Mathematics is for everyone. It is essential that students are equipped with the right skills to reach their future destination, whatever that may be.
This course is for you if you want to continue your Mathematics beyond GCSE level, and are keen to develop your skills in context, not wanting to take a course which requires the deep understanding of algebra required for A Level Mathematics.
This course is designed for students who enjoy applying mathematics and are comfortable with number work and basic algebra. It is designed to broaden your mathematical knowledge, developing skills which support a range of other courses and devising strategies to solve problems where the method is not obvious.
Communication skills are important to evaluate the reasonableness of solutions, identifying assumptions and explaining results.
In particular, the course is highly suitable for students who are taking A Levels which rely on an understanding of mathematical techniques (Geography, Science, Economics, Accounting), and who wish to go on to study courses at university which require a level of Mathematics beyond GCSE such as Economics or Psychology.
The Level 3 course is equivalent to half an A Level and lasts for 1 year. Students receive between 4 and 5 hours of tuition each week and additional work is done out of lesson, some of this using “MyMaths”, some is producing worked solutions to exam-type questions.
The course develops understanding of:
- The Mathematics covered at GCSE Higher level
- The practical applications of Mathematics to other areas
Logical problem solving
There are two 1½ hour written examinations at the end of the year, both equally weighted. This course covers Maths for personal finance (taxation, interest, cost of credit, financial problems), representation and analysis of data, and modelling and estimation (including Fermi estimation which allows you to answer questions like “how many shoes are there in the world?”) It has a section based on analysis of maths in the media, which includes use of spreadsheets and tables.
How the course is delivered
Where possible each group is taught by one teacher.
Lessons include a variety of group, paired and individual work, resources you will draw on include text books, exam questions and jigsaw / domino / card matching activities and websites, using examples of data and scenarios from other level 3 subjects.
Support outside lessons is available, both informally and formally. Regular “maths clinic” sessions are run during the college week and all of the department are available for support at lunchtime and at the end of the day.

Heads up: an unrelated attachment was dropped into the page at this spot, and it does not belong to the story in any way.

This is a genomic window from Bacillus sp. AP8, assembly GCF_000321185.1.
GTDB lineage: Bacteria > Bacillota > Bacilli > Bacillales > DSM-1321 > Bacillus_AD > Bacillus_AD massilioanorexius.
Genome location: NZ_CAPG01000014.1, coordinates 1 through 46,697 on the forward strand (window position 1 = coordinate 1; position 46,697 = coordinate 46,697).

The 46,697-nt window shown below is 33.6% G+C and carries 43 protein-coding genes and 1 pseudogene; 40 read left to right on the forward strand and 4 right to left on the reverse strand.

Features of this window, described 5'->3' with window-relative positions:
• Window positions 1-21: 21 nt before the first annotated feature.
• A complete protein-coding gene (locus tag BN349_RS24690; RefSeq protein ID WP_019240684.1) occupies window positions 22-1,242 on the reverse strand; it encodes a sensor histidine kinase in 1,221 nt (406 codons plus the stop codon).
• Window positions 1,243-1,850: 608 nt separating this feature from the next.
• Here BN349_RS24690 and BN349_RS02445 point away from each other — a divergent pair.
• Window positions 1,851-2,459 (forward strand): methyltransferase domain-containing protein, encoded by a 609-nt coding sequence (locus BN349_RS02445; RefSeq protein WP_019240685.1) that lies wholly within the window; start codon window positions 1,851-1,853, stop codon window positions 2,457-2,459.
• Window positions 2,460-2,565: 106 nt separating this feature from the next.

The Maths Department offers a number of enrichment activities:
The Individual Senior Maths Challenge takes place in the autumn term.
The Team Challenge involves our students competing against other maths students both at a regional and national level.
The Advanced Extension Award is designed to challenge the top 10% of students and is offered to all students excelling in their A level Maths course.
We also run an engineering enrichment aimed at students who want to go on to careers using maths and physics, but are not certain what choice to make. It is a series of external speakers talking about a variety of careers. This includes a wide variety of talks, examples include; civil engineering; financial mathematical modelling; operating a production plant; designing and testing artificial body tissues.
We also take a group of students to the Maths Enrichment talks in Leeds each year. These are always very popular and include topics such as “the maths of juggling”, “musical maths”, and “the maths behind the dam busters”.
What can I do now that would help prepare me for this course?
Students who have taken GCSE Maths early may find they need to review what they have learnt at GCSE through the summer, maths skills need to be kept in use. Many Maths students enjoy extending their knowledge of maths and there are many ways of doing this including;
“Alex’s Adventures in Numberland” by Alex Bellos
“The music of primes” by Marcus DeSautoy
“Fermat’s Last Theorem” by Simon Singh
“A Mathematician’s Apology” by GH Hardy
“Littlewood’s Miscellany” edited by Bells Bollobas
“The Man Who Loved Only Numbers” by Paul Hoffman
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